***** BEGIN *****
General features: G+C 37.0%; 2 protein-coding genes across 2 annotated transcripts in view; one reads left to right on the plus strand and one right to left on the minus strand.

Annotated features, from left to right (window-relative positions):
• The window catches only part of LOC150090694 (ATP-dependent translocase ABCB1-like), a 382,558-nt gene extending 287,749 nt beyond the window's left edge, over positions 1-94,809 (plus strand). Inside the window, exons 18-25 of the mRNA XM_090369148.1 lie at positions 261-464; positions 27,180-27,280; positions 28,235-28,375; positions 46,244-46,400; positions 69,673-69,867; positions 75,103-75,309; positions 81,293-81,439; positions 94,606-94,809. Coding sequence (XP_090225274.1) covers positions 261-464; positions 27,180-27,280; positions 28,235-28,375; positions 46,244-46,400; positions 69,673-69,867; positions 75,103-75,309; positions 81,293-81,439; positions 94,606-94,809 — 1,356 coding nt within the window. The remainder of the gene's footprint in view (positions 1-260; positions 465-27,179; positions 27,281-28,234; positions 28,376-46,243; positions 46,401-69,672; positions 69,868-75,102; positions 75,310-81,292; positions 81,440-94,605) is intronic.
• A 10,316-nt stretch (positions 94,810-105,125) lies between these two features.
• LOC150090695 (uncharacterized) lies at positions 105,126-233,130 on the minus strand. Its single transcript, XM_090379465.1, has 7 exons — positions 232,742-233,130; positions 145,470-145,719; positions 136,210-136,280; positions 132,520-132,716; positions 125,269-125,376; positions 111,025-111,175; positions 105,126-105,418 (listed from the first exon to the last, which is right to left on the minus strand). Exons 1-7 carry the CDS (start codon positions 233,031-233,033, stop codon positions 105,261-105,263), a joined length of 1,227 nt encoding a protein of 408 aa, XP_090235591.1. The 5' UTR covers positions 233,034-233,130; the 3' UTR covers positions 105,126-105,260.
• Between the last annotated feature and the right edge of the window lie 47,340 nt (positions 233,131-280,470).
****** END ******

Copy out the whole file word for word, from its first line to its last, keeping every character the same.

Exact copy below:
General features: G+C 37.0%; 2 protein-coding genes across 2 annotated transcripts in view; one reads left to right on the plus strand and one right to left on the minus strand.

Annotated features, from left to right (window-relative positions):
• The window catches only part of LOC150090694 (ATP-dependent translocase ABCB1-like), a 382,558-nt gene extending 287,749 nt beyond the window's left edge, over positions 1-94,809 (plus strand). Inside the window, exons 18-25 of the mRNA XM_090369148.1 lie at positions 261-464; positions 27,180-27,280; positions 28,235-28,375; positions 46,244-46,400; positions 69,673-69,867; positions 75,103-75,309; positions 81,293-81,439; positions 94,606-94,809. Coding sequence (XP_090225274.1) covers positions 261-464; positions 27,180-27,280; positions 28,235-28,375; positions 46,244-46,400; positions 69,673-69,867; positions 75,103-75,309; positions 81,293-81,439; positions 94,606-94,809 — 1,356 coding nt within the window. The remainder of the gene's footprint in view (positions 1-260; positions 465-27,179; positions 27,281-28,234; positions 28,376-46,243; positions 46,401-69,672; positions 69,868-75,102; positions 75,310-81,292; positions 81,440-94,605) is intronic.
• A 10,316-nt stretch (positions 94,810-105,125) lies between these two features.
• LOC150090695 (uncharacterized) lies at positions 105,126-233,130 on the minus strand. Its single transcript, XM_090379465.1, has 7 exons — positions 232,742-233,130; positions 145,470-145,719; positions 136,210-136,280; positions 132,520-132,716; positions 125,269-125,376; positions 111,025-111,175; positions 105,126-105,418 (listed from the first exon to the last, which is right to left on the minus strand). Exons 1-7 carry the CDS (start codon positions 233,031-233,033, stop codon positions 105,261-105,263), a joined length of 1,227 nt encoding a protein of 408 aa, XP_090235591.1. The 5' UTR covers positions 233,034-233,130; the 3' UTR covers positions 105,126-105,260.
• Between the last annotated feature and the right edge of the window lie 47,340 nt (positions 233,131-280,470).